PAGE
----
Christmas trees are believed to have originated in Germany in the sixteenth century. There are several legends concerning the origin of the Christmas tree.
The primitive cultures of northern Europe believed that evergreens possessed god-like powers. The evergreen tree also symbolized immortality. The Germanic peoples would bring evergreen boughs into their homes during winter to insure the protection of the home and the return of life to snow-covered forest. As Christianity spread throughout Europe, eventually the evergreen tree was transformed into a Christian symbol.
Some believe the Christmas tree evolved from the Paradise Tree of the Middle Ages. During the fourteenth and fifteenth centuries, evergreen trees played an important role in miracle and mystery plays. One such play dramatized the fall of Adam and Eve and was performed on December 24. On stage during the play was a Paradise Tree (an evergreen with red apples hung from its branches).
Others believe that the Christmas tree began with Martin Luther. According to legend, Martin Luther was inspired by the beauty of the twinkling stars and stately evergreens on Christmas eve. In an attempt to duplicate the scene, he cut down an evergreen, brought it home, and decorated it with candles.
German immigrants and Hessian soldiers hired by the British to fight the colonists during the American Revolution are thought to have brought the Christmas tree tradition to the United States.
Christmas Tree Trivia
- According to a national survey conducted by the National Christmas Tree Association, 31 percent of U.S. households purchased a real Christmas tree in 2000, 49 percent displayed a artificial tree, while 21 percent had no type of tree in their home.
- In the nineteenth century, most Americans cut their Christmas tree from nearby forests. Today, 98 percent of all trees are grown on farms.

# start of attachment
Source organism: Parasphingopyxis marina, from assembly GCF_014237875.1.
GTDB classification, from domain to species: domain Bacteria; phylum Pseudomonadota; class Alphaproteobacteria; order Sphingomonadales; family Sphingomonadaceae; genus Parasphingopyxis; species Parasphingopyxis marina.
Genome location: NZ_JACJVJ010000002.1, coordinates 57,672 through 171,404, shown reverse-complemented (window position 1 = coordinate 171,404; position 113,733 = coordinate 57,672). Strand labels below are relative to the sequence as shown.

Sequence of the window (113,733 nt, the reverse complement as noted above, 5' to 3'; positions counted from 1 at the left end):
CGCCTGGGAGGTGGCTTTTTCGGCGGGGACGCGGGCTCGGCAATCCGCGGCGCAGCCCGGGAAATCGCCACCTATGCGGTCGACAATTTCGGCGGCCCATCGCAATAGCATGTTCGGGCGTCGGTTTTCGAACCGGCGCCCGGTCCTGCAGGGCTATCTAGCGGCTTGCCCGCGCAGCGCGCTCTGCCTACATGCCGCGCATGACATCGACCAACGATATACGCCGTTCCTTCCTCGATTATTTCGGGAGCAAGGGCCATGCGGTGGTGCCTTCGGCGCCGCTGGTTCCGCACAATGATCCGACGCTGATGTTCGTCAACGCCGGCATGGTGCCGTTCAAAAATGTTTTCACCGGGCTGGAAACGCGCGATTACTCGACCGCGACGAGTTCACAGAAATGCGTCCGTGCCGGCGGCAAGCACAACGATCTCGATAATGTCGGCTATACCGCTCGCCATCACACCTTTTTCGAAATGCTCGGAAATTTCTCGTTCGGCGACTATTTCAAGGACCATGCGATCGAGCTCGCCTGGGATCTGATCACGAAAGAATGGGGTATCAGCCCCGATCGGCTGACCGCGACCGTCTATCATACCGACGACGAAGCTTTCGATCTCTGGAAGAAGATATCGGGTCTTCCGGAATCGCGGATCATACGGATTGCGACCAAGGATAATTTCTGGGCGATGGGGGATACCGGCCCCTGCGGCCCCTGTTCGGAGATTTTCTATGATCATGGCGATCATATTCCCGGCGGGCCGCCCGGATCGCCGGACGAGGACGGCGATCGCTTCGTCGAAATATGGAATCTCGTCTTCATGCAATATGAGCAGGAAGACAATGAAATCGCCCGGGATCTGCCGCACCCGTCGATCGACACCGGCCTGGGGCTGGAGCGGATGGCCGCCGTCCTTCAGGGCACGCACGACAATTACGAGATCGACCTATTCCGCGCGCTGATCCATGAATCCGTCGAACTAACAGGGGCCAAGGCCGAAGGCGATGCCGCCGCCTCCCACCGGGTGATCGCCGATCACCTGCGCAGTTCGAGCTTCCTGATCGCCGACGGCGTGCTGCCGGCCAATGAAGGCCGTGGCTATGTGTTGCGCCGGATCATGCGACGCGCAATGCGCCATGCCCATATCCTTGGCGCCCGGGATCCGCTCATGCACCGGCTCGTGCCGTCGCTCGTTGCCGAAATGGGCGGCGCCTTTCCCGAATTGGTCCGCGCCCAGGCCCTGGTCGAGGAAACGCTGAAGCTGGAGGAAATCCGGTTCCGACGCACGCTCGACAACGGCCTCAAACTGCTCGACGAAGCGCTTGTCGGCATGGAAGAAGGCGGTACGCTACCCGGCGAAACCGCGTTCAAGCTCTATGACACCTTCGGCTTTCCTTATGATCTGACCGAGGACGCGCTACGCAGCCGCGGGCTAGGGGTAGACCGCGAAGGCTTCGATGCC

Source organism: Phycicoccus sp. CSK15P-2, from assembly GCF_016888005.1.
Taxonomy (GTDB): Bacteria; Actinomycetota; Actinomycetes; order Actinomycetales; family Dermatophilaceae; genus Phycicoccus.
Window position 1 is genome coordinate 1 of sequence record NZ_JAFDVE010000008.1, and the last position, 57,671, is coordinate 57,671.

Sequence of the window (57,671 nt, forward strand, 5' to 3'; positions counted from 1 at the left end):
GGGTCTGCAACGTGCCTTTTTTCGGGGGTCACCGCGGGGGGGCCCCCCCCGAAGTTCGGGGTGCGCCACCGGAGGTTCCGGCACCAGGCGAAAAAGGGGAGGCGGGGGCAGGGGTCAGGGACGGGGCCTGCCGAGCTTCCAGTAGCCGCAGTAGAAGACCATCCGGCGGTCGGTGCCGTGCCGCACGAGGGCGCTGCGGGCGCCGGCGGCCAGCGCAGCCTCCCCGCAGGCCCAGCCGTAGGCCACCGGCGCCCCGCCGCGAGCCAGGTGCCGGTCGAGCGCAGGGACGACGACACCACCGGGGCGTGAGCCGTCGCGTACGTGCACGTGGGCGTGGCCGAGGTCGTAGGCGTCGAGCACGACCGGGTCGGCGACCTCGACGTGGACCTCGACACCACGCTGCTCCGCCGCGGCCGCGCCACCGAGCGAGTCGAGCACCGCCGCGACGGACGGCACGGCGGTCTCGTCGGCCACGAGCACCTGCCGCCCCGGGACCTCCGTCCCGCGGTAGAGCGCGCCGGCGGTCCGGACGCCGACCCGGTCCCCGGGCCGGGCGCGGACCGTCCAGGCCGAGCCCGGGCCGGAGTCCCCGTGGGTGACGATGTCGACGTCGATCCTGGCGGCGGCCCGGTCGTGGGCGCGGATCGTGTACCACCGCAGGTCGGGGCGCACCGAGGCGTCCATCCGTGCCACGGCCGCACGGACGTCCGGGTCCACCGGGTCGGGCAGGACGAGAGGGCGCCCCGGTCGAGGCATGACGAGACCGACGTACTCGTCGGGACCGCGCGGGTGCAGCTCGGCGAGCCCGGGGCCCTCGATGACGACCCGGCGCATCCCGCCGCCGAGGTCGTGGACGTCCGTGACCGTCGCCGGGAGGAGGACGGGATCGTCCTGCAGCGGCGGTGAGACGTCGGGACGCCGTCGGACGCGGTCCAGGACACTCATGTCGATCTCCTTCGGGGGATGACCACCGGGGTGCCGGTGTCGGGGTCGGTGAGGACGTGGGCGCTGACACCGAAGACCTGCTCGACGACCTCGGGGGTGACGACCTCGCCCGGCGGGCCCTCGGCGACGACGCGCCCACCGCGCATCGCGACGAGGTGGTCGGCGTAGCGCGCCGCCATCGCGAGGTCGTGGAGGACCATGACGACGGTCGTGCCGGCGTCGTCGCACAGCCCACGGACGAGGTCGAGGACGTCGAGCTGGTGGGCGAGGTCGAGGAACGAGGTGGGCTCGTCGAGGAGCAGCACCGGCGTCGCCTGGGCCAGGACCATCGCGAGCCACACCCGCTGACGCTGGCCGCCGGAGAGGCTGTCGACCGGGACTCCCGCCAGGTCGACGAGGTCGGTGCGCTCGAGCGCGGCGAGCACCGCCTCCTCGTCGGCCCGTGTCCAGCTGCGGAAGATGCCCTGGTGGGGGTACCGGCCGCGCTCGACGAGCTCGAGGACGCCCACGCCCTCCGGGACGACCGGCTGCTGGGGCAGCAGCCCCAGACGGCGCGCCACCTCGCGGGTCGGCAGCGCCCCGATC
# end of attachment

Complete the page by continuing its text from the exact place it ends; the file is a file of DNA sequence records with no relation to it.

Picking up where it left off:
- An estimated 34 to 36 million Christmas trees will be harvested in the United States in 2001.
- There are approximately 15,000 Christmas tree growers in North America. In Iowa, there are about 100 choose and cut tree farms.
- Oregon is the top Christmas tree producing state. In 2001, an estimated 8.3 million trees will be harvested in the state. North Carolina, Pennsylvania, Michigan, Washington, and Wisconsin are the other top Christmas tree producing states.
- The top selling Christmas trees in the United States are balsam fir, Douglas fir, Fraser fir, noble fir, Scotch pine, Virginia pine, and white pine. Scotch pine and white pine are the top selling Christmas trees in Iowa.
- The tradition of erecting a Christmas tree in Rockefeller Center in New York City began in 1933. The Norway spruce erected in 2001 is 81 feet tall, 42 feet wide, weighs approximately 8 tons, and is decorated with 30,000 red, white, and blue bulbs.
- Lighting of the "National Christmas Tree" in Washington, D.C. began in 1923. On Christmas eve, President Calvin Coolidge pressed a button to light a cut 48-foot balsam fir. From 1924 to 1953, live trees, in various locations in and around the White House grounds, served as the National Christmas Tree. Cut trees were erected on the Ellipse from 1954 to 1972. Live trees returned in 1973. The current "National Christmas Tree" is a Colorado blue spruce that was donated by William and Helen Myers of York, Pennsylvania. It was planted in the Ellipse on October 20, 1978.
- While the "lighting" of the National Christmas Tree has been a tradition since 1923, there have been years when the tree was not lit. During World War II, the tree remained dark from 1942 to 1944. Only the top ornament was lit in 1979 in deference to the American hostages in Iran. In 1980, the tree was fully lighted for 417 seconds; one second for each day the hostages had been held in captivity.
- In 1926, Congress designated the General Grant sequoia tree (located in Kings Canyon National Park) as the "Nation's Christmas Tree." Proclaimed a National Shrine by President Dwight D. Eisenhower in 1956, the General Grant tree is a living memorial to the men and women of the United States who have given their lives in service to their country. Each year at the annual Christmas ceremony, park rangers place a large wreath at the base of the tree. The General Grant tree is over 267 feet tall, 40 feet across at its base, and over 107 feet in circumference. Estimates of its age range from 1,500 to 2,000 years.
This article originally appeared in the December 7, 2001 issue, pp. 126-127.
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